We say we want the answers to our questions, but are we prepared for those answers? Or, more importantly, are we prepared to hear answers that don’t fit into our own framework of what we think these creatures/people should be? Are we looking for the real answers to our questions, or are we looking for the answers we like? Or the answers that fit into our sense of logic?
I’ve often said I have one big problem with logic and I’ll say it again. Logic, like everything else, is a matter of personal perception. Something only seems logical to us if it fits within a framework we personally know and understand. And every individual has their personal idea of what’s logical. And my problem with it is that it doesn’t allow for anything outside that box. It doesn’t allow for new thinking. It doesn’t allow us to have an open mind to new possibilities.
Science is very similar. Science is made up of a lot of factoids and theories. All subject to change periodically as new information surfaces. But one thing science is not allowed to do is to try to mold reality around what it already believes or what it wants to believe. It has to be open to new ideas. It has to be willing to say, "We were wrong before." And need to be open also.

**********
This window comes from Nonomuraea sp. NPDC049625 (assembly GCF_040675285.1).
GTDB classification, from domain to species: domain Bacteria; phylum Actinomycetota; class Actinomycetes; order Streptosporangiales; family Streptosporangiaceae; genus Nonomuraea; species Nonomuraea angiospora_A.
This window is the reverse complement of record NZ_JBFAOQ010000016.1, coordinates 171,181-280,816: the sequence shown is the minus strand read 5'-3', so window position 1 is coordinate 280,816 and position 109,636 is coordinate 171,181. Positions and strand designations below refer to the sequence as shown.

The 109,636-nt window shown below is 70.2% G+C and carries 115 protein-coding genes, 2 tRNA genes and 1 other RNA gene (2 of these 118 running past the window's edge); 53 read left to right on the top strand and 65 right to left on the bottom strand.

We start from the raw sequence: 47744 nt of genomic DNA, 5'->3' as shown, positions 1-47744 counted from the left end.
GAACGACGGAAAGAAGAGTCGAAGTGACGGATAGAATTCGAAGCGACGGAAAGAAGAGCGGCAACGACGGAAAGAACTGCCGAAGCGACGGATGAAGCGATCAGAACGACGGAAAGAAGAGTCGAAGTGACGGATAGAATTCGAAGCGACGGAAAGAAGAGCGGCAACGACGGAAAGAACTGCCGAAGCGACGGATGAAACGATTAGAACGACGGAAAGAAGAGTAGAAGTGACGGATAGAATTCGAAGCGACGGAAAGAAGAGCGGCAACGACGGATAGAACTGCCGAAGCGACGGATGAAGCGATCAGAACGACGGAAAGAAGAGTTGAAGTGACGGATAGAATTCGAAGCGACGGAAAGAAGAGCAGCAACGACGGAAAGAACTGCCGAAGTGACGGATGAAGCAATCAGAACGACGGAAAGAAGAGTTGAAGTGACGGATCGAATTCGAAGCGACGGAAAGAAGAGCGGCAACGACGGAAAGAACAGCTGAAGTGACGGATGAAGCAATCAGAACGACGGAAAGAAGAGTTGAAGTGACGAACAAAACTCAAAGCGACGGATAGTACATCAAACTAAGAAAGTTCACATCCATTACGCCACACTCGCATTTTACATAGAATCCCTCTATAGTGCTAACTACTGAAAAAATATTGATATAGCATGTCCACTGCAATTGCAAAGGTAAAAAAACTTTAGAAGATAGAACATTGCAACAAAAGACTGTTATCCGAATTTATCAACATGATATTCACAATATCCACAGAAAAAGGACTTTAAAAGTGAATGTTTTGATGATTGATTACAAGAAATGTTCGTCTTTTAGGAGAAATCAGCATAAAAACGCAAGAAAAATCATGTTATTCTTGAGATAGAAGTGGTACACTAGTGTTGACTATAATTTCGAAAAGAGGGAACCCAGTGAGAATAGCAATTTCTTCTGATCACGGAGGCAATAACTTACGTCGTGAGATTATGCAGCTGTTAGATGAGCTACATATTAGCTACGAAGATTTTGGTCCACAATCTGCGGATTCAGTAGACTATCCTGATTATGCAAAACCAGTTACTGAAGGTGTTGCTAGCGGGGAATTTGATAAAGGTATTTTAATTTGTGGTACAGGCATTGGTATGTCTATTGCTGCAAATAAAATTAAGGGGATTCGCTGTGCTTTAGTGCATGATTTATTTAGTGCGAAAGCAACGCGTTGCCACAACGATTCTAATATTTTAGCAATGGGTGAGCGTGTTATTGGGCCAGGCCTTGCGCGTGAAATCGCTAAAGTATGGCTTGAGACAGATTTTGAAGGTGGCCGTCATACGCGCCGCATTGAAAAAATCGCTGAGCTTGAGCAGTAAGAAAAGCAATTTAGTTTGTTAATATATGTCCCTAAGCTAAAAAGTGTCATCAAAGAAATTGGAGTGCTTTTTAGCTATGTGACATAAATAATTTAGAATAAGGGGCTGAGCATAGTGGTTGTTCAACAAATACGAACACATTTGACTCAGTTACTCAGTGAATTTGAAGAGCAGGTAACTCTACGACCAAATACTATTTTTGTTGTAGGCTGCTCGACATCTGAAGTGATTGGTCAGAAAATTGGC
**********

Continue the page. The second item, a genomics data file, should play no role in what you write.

So, that all being said, what if the answers to our biggest questions about sasquatch are answers that don’t quite fit into our framework of logic? What if the real answers are somewhere beyond that? Are we open-minded enough to accept those answers? Or at least to accept, albeit reluctantly, that there might be some truth in them? A truth that could be explained scientifically and logically with the addition of important details?
Because if we’re not open to some seemingly outrageous answers, and we shut down our minds and therefore shut down the conversation, I think it’s important to understand that we may be too busy being skeptical and we’ll miss some very important information. And inadvertently, we may miss some very important details in our research.
I think the time is finally here to stop calling people crazy for what they believe and start listening a little closer to what’s actually being said. Because I’ve talked to researchers all over the world and they’re telling me a lot of the same kinds of stories. Stories they’re being ridiculed for. Because the stories don’t fit into everyone else’s framework of what they think should be possible. Hundreds of stories, all similar. Could it be that we need to reexamine this?